When taxpayers fund school operating levies, they may assume the money goes to schools in their communities.
But when students in our Amherst, Oberlin, and Wellington coverage areas leave for charter schools, local and state taxpayer money follows them — on average, roughly $5,800 per student.
Some is going to an online charter school with the highest dropout rate in the nation.
The Electronic Classroom of Tomorrow’s website said it has over 10,000 graduates since forming in 2000. However, the school’s 44 percent graduation rate over five years gives it the highest dropout rate in Ohio and the U.S., according to the New York Times, which analyzed federal data.
In the 2015-2016 school year, 12 Amherst students attended ECOT, which works out to $69,600 in funding leaving the district. In Oberlin it was 20 students costing $116,000. In Wellington, it was 17 students and $98,600.
ECOT’s four-year graduation rate is 39 percent, compared to the Ohio average of 83 percent. Amherst’s rate last year was nearly 92 percent. Oberlin’s was 86 percent. Wellington’s was 89 percent.
In fact, if ECOT were a public school measured alongside Ohio’s 700 traditional districts, it would be ranked in the bottom half-percent of performers.
The Times also reported that taxpayer money is going to companies owned by ECOT founder William Lager. It said in 2014, companies associated with Lager received nearly $23 million sent to them by ECOT for services such as providing instructional materials and public relations.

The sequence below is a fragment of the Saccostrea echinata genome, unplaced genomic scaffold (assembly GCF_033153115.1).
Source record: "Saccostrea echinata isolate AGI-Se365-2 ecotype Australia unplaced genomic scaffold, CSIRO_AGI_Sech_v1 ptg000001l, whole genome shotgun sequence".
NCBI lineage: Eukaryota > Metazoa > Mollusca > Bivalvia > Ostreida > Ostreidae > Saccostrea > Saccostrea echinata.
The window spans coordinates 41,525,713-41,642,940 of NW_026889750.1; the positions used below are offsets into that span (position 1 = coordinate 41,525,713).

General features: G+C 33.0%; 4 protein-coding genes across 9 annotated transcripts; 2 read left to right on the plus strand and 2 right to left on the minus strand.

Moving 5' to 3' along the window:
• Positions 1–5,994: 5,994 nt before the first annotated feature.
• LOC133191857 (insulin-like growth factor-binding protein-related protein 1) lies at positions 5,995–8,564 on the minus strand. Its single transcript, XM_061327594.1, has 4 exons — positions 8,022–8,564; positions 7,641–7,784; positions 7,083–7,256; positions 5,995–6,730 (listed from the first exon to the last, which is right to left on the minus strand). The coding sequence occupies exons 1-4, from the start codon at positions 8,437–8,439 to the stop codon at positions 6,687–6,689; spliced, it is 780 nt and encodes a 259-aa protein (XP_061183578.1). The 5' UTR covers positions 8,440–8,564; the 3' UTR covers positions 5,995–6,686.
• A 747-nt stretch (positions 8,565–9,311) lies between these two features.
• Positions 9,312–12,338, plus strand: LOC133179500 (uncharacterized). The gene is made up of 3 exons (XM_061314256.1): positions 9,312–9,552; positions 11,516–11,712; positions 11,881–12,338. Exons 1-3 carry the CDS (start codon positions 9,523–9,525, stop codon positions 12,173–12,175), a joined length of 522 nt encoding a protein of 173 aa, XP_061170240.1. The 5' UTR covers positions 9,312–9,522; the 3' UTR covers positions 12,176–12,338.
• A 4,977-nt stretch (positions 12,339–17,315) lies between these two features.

Neil Clark, an ECOT spokesman, told us he didn’t know whether Lager is profiting from the services his companies provide the school. Clark emphasized Lager is not involved in day-to-day operations of the school and isn’t on the board.
“His company is the agent that manages it, but he is not the school,” he said. “He has no direct influence on that school whatsoever.”
Clark said many ECOT students leave traditional schools because they’ve been bullied or had disciplinary problems. Some dropped out to have children before returning and some are in their early 20s.
He said many are academically behind so the high dropout rate is understandable. Clark said it’s “ridiculous” to compare the ECOT rate to traditional schools.
“You don’t walk into (Steele) High School and see a mother with a child going to class,” Clark said. “You don’t see 22-year-olds walking the hallways.”
Clark said that while some taxpayers may resent their money going to schools outside the district, Ohio’s charter school law allows it.
“The dollars follow the student,” he said, adding that much of levy money pays teacher salaries. “They’re passing a levy to educate the kids.”
Nonetheless, ECOT’s funding and high dropout rate angers some local school officials who say brick-and-mortar school districts are held to far higher standards.
“Some of our children are being robbed of an education by a state system with a lack of oversight and by private companies that are more interested in making profit than providing the foundation for a successful life,” Oberlin board of education member Barry Richard said in a September meeting.
Besides it’s low graduation rate, ECOT is also facing accusations of low attendance and enrollment. The Ohio Department of Education accused it of having a nearly 59 percent lower enrollment than it claimed, not meeting the 920-hour per year minimum attendance per student, and refusing to provide log-in/log-out records. The dispute led to a lawsuit.
“The department is committed to ensuring that all community (charter) schools receive their correct funding and that community schools are providing the educational services and programming for which Ohio taxpayers are paying,” Aaron Rausch, the director of the department’s Office of Budget and School Funding, wrote in a Sept. 26 letter to ECOT superintendent Rick Teeters.